American Indian prof doubles up on doctoral degrees

Margaret Moss is the first American Indian to earn a nursing doctorate and law degree.

Yelena Kibasova

A University professor recently added to her credentials and marked a medical first for the American Indian community.

Margaret Moss, an associate professor in the School of Nursing and a Three Affiliated Tribes of North Dakota enrollee, has graduated from Hamline University School of Law with a Juris Doctorate degree. She is the first American Indian in the country with a nursing doctorate and law degree.

“I’m hoping to ducktail into health policy and to be able to help make sense of legislation and help make people understand how to look for laws as they’re being proposed,” she said.

Besides teaching, Moss conducts research within the American Indian community. During her research, Moss said, she frequently ran into legal barriers such as blanket laws that would negatively affect the American Indian community.

“I kept running into those over and over and didn’t really know what to do with them, so I decided I would go to law school and sort of try to figure out what this was all about,” Moss said. “(The law degree) really helps me understand better these barriers that we don’t really talk about in nursing.”

Moss said there are only about a dozen American Indian doctors of nursing in the United States.

“That’s very, very low,” she said. “You usually need people with higher understanding, and with few (doctors of nursing), it’s very hard to effect change in native populations.”

Moss said there are few people in the United States with a law and nursing degree, and she is the first American Indian to achieve this.

Kevin Washburn, a professor in the University Law School and an enrolled member of the Chickasaw Nation of Oklahoma, said American Indians are among the most heavily regulated people in the United States, so it is likely that medical professionals will run into legal barriers.

“The intersection of law and public health is very important for any community, especially for Native Americans,” he said.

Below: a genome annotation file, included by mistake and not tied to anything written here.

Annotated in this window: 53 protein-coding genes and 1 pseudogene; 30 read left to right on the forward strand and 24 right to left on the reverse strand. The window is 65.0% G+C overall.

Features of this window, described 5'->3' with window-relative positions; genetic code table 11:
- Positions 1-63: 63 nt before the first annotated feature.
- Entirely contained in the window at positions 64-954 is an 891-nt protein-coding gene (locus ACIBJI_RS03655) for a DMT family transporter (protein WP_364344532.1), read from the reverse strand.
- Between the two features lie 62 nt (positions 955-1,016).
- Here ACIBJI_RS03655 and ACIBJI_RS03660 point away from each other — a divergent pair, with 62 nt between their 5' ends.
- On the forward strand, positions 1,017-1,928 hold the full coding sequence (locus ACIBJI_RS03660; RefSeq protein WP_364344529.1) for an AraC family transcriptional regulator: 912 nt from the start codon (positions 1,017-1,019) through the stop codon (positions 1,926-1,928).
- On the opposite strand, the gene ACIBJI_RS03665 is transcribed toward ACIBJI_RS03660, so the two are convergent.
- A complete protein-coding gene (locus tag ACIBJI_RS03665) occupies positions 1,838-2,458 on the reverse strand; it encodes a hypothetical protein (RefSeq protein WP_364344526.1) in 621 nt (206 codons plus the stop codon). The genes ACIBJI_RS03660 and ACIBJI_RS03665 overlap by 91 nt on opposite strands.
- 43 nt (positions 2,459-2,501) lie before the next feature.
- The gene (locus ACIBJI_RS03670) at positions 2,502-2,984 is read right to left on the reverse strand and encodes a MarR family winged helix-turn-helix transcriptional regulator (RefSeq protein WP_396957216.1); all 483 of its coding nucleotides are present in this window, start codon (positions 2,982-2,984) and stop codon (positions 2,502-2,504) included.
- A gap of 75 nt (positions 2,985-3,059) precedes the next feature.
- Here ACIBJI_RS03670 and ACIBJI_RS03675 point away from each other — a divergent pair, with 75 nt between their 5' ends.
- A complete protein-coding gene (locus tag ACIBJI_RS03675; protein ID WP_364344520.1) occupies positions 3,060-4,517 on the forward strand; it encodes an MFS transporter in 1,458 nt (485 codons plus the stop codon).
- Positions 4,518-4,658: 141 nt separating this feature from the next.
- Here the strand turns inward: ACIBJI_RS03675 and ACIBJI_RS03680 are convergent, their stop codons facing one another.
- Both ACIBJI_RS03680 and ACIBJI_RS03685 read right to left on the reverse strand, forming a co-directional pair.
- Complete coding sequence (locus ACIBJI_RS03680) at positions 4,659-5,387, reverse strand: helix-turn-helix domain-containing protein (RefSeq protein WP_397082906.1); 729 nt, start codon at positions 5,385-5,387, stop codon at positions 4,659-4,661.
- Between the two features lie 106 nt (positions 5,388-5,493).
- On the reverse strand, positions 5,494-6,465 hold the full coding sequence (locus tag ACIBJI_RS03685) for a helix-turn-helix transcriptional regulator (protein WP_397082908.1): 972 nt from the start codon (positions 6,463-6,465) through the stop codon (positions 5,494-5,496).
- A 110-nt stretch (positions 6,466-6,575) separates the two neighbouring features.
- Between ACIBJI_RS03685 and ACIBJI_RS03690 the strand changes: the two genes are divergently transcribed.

Connie Delaney, a professor and the dean of the School of Nursing, said Moss has made a statement for the accomplishments of women and American Indians.

“She’s pushing the boundaries by creating this unusual link between nursing and law and the Native American,” she said.

Moss said her research currently focuses on American Indian elders and their needs.

“What they need is not meshing with what the general American Western health care provides,” Moss said.

Moss said traditions such as early morning prayer, the burning of food and fasting need to be considered when taking care of American Indian elderly. She plans to use her knowledge to educate the community about legislation that can lead to adequate care for American Indians.

Delaney said the University is one of the few institutions in the United States that focus on education for the American Indian population.

“We absolutely want to create opportunities for more Native Americans to be in the higher ed community and have advanced degrees,” she said.

Delaney said the nursing school’s American Indian/Alaska Native M.S. to Ph.D. Nursing Science Bridge Program currently provides support for American Indians working toward becoming doctors in nursing.

Misty Wilkie-Condiff, a doctoral candidate in nursing and a Turtle Mountain Band of Chippewa enrollee, is part of the program.

“It’s important that we have our own people doing research on our people,” she said, “that way we can be assured that our people’s interests are held to a higher ground.”

Wilkie-Condiff said the goal of the bridge program, headed by nursing professor Sue Henly, is to “enhance or maintain cultural identity while in a predominantly white school and to also increase the number American Indians with a Ph.D.”

Wilkie-Condiff, who has Moss on her dissertation committee, described Moss as “phenomenal.”

“Anyone who can come from an American Indian background and pursue a degree in nursing Ö and then to go and get a Juris Doctorate degree (is) an incredible mentor,” she said.